Bruce Bialosky

Almost every other tax cut aimed at individual taxpayers will not benefit a single taxpayer until their taxes are filed in 2010 -- if there is any benefit at all. A new credit called "Making Work Pay Credit" has been added to the maze of credits that already exist and deeply confuse tax preparers. Maybe it is the planned counterbalance to the expansion of welfare in the spending part of the bill. This credit, combined with expansion of the Child Tax Credit, Earned Income Credit and another new higher education tax credit, will not appear until next tax season if these credits appear at all. Regarding the last credit, there are already a myriad of ways people can benefit from spending on higher education, I am not sure how this helps.

Since most people don't qualify for these credits because their incomes are too high, only a small portion of the populace will ever see benefit from these credits. What these will do is encourage more fraudulent tax returns being filed to take advantage of these refundable credits. The only way that most people will get any benefit is because this Obama Stimulus Bill is so inept their incomes may now qualify at the lower levels. At least Californians will be able to get benefit from an offset for their higher sales tax rates because there is a new deduction for sales taxes paid on the purchase of new cars. This falls under the definition that "the Lord giveth and the Lord taketh away." That is if the new deduction does not qualify the taxpayer for the AMT tax, thus eliminating any benefit. It is all so very complicated and unclear.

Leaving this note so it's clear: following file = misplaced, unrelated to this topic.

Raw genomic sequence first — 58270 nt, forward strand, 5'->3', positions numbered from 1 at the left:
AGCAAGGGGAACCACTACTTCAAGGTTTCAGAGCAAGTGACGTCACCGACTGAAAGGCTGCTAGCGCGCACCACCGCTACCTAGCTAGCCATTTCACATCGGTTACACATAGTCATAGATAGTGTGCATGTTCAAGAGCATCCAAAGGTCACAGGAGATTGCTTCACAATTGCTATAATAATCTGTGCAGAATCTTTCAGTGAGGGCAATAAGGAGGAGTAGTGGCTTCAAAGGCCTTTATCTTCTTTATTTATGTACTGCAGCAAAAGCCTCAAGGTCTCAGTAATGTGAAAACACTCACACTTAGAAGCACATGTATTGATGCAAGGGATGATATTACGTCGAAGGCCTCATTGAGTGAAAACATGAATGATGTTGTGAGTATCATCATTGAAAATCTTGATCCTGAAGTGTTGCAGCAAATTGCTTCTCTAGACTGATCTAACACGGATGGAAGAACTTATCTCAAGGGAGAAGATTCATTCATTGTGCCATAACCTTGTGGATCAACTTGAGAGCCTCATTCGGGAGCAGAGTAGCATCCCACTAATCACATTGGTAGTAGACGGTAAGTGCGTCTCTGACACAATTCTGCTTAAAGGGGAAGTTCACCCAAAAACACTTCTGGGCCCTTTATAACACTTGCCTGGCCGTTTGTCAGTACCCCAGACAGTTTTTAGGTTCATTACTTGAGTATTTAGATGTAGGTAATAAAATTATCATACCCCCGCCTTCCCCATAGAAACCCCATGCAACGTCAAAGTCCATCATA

If you run a business, the tax benefits are even more cosmic. There is an extension of increased depreciation deductions for fixed assets purchased (forklifts, computers). This is a real benefit that I have seen for my clients this year. If you are not expanding your business and you are not buying capital assets, what benefit is this going to do for you? Maybe this will excite a few businesses, but until next year little will be changed in purchasing patterns. Also, there is an expansion of the time to carryback the losses you are incurring in your business to prior years and recoup taxes paid in those years. This will benefit very few businesses. Many will decide tax returns that are past the period that the IRS can audit will not be wise to open up and allow the taxman to look at for three more years.

The list goes on. Other than a tax credit of $7,500 for families buying a plug-in hybrid vehicle, there is little that is clear tax benefits. Of course, the $7,500 will only offset the inflated price for the vehicle because of the cost to make it a plug-in hybrid. So how are they better off?

Combine these nebulous tax reductions with the assured tax increases to occur next year (with the expiration of the Bush tax rate reductions) and you understand why the financial markets are not jumping for joy. As a CPA, I cannot effectively advise my clients what is coming for them in the near future. I can only say watch your wallets; there is more going to the government. So much for us getting a stimulus.

Bruce Bialosky

Bruce Bialosky is the founder of the Republican Jewish Coalition of California and a former Presidential appointee to The U.S. Holocaust Memorial Council. Follow him on Twitter @brucebialosky or contact him at